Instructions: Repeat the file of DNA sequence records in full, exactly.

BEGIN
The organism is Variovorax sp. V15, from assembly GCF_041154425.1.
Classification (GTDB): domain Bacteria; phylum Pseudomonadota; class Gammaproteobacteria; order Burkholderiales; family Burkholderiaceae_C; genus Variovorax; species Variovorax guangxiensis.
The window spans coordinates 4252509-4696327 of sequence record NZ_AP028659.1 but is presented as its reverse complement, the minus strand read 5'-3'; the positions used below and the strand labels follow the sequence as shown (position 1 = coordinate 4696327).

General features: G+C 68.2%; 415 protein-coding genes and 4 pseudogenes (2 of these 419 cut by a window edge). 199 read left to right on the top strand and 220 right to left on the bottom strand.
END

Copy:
The organism is Variovorax sp. V15, from assembly GCF_041154425.1.
Classification (GTDB): domain Bacteria; phylum Pseudomonadota; class Gammaproteobacteria; order Burkholderiales; family Burkholderiaceae_C; genus Variovorax; species Variovorax guangxiensis.
The window spans coordinates 4252509-4696327 of sequence record NZ_AP028659.1 but is presented as its reverse complement, the minus strand read 5'-3'; the positions used below and the strand labels follow the sequence as shown (position 1 = coordinate 4696327).

General features: G+C 68.2%; 415 protein-coding genes and 4 pseudogenes (2 of these 419 cut by a window edge). 199 read left to right on the top strand and 220 right to left on the bottom strand.